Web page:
The political complexion and chequered history of the DUP (these are not the more moderate 'Official Unionists,' but a party which has been seen in the past to flirt with so-called 'loyalist' paramilitary groups) also gives many people  - on the centre right, as well as the centre and the left -  profound cause for concern if it is now in a position to exercise leverage over the policies of the Westminster government.

This is Jonathan Powell, Tony Blair's chief of staff, and someone instrumental in helping to negotiate the peace process culminating in the Good Friday agreement and tge power sharing executive in Northern Ireland, speaking of his very serious concerns about Theresa May's 'deal' with the DUP and its implications for the life of the province:

"I do think it’s a mistake to go into government with the “support of our friends” in the DUP. Even John Major avoided doing that and the reason he avoided that is the peace process is based on a balance that the British government has made it clear it is neutral in Northern Ireland, it doesn’t take sides. Once you have their support you are no longer neutral.

It matters for two big reasons. First, we haven’t managed to get the executive back up and running in Northern Ireland because of divisions between the two sides. The British government were trying to mediate between the two sides to get an administration up and running again and of course now it can’t possibly have that role of mediating.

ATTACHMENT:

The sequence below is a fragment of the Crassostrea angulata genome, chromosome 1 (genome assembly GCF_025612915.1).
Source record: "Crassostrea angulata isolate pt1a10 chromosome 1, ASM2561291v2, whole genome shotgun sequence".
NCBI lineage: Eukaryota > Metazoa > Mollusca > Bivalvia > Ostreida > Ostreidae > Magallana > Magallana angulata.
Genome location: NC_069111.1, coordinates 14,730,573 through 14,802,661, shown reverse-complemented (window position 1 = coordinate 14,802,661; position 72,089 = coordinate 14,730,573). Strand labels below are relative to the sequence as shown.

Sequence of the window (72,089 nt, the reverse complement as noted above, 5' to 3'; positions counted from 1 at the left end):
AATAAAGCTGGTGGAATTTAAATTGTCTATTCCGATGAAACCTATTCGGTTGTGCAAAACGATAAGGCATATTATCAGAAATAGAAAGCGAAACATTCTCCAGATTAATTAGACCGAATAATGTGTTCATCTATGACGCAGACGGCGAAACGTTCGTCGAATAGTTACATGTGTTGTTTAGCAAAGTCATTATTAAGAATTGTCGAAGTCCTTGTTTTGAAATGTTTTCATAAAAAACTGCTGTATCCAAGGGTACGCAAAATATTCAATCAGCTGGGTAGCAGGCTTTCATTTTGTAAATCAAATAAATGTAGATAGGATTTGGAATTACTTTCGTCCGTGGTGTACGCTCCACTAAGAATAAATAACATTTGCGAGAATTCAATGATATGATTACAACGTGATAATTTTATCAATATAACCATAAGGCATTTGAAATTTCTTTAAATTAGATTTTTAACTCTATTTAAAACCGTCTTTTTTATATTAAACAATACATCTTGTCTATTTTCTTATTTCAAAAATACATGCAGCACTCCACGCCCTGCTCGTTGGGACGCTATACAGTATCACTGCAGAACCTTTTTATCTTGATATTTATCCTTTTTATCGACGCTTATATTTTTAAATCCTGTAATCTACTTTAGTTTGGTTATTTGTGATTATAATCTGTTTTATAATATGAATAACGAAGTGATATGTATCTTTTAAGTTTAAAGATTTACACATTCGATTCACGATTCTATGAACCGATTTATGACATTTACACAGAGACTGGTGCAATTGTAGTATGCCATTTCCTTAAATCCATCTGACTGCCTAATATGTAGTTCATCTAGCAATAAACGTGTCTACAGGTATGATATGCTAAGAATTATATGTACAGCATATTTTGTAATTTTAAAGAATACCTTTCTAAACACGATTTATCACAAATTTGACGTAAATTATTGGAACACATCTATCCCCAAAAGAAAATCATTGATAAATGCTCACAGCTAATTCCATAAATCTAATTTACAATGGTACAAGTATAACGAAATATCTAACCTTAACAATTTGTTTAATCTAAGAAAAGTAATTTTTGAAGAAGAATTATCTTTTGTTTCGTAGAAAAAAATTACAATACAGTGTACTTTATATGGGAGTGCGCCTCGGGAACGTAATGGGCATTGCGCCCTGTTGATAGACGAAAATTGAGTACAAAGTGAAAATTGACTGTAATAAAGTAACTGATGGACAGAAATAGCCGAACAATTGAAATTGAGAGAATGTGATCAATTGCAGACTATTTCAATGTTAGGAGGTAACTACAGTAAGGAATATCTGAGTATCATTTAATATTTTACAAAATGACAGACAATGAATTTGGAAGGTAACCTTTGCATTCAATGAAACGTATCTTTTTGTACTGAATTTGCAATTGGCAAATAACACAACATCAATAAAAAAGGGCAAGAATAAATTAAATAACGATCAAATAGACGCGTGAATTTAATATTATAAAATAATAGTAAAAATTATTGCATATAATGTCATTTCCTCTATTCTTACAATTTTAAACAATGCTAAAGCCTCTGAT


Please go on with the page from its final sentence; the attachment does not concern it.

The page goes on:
And secondly I think it’s a mistake because one of the big issues in the Brexit negotiations is the border between north and south. Now the DUP is a minority in its view about Brexit, it’s in favour of Brexit. This is going to be a very real problem.

Whatever you put on a piece of paper, you’re living there with a minority government, that’s dependant on the DUP, you get to a crucial issue and then they say, ‘Remember what we want in terms of talks in Northern Ireland’, and the government has a choice: do they say, ‘We’re not giving you that, we’ll let the government collapse’, or do they just bend a little on that issue, it’s just one small issue it doesn’t matter. But beyond that the government can’t possibly be seen as neutral on Northern Ireland now if it puts itself at the mercy of the DUP"

[Source: The Guardian]

We leave it to the reader to judge the ethics of an administration attempting to hold on to office regardless of the likely damage to the country's peace and security ...

Wednesday 7 June 2017

As the election campaign comes to an end, it seems to me that the major failure of the last six weeks has been on the part of the media for not trying - in anything like a serious way - to address the issues which will determine our future for generations. It's in the DNA of modern politicians to seek to avoid difficult questions, but journalists in a free society - and particularly perhaps, in are society such as ours which has prided itself on being a mature, representative democracy -  are not meant to collude with them ...